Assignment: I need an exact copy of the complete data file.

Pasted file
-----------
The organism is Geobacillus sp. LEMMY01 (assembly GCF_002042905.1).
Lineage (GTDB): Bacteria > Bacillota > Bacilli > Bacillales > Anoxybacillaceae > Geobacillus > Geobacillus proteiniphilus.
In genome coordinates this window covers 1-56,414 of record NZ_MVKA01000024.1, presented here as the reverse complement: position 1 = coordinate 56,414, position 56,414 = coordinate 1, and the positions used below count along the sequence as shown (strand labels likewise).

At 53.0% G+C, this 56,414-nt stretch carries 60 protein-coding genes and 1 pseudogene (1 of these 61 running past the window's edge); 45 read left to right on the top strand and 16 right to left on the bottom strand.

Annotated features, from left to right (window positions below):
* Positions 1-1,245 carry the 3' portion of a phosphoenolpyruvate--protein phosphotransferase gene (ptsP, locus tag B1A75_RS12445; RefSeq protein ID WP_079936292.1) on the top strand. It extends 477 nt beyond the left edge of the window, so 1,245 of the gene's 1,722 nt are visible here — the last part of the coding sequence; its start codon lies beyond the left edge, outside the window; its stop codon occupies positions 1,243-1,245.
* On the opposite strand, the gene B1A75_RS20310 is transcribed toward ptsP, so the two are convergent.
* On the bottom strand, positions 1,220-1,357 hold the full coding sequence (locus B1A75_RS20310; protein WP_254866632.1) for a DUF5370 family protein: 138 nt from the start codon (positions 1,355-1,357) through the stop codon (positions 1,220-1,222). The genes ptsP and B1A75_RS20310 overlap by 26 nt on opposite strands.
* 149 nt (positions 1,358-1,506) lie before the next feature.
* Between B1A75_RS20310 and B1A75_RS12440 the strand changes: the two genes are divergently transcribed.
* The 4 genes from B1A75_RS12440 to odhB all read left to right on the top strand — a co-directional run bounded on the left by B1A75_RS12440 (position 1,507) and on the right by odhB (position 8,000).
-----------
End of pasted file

The organism is Geobacillus sp. LEMMY01 (assembly GCF_002042905.1).
Lineage (GTDB): Bacteria > Bacillota > Bacilli > Bacillales > Anoxybacillaceae > Geobacillus > Geobacillus proteiniphilus.
In genome coordinates this window covers 1-56,414 of record NZ_MVKA01000024.1, presented here as the reverse complement: position 1 = coordinate 56,414, position 56,414 = coordinate 1, and the positions used below count along the sequence as shown (strand labels likewise).

At 53.0% G+C, this 56,414-nt stretch carries 60 protein-coding genes and 1 pseudogene (1 of these 61 running past the window's edge); 45 read left to right on the top strand and 16 right to left on the bottom strand.

Annotated features, from left to right (window positions below):
* Positions 1-1,245 carry the 3' portion of a phosphoenolpyruvate--protein phosphotransferase gene (ptsP, locus tag B1A75_RS12445; RefSeq protein ID WP_079936292.1) on the top strand. It extends 477 nt beyond the left edge of the window, so 1,245 of the gene's 1,722 nt are visible here — the last part of the coding sequence; its start codon lies beyond the left edge, outside the window; its stop codon occupies positions 1,243-1,245.
* On the opposite strand, the gene B1A75_RS20310 is transcribed toward ptsP, so the two are convergent.
* On the bottom strand, positions 1,220-1,357 hold the full coding sequence (locus B1A75_RS20310; protein WP_254866632.1) for a DUF5370 family protein: 138 nt from the start codon (positions 1,355-1,357) through the stop codon (positions 1,220-1,222). The genes ptsP and B1A75_RS20310 overlap by 26 nt on opposite strands.
* 149 nt (positions 1,358-1,506) lie before the next feature.
* Between B1A75_RS20310 and B1A75_RS12440 the strand changes: the two genes are divergently transcribed.
* The 4 genes from B1A75_RS12440 to odhB all read left to right on the top strand — a co-directional run bounded on the left by B1A75_RS12440 (position 1,507) and on the right by odhB (position 8,000).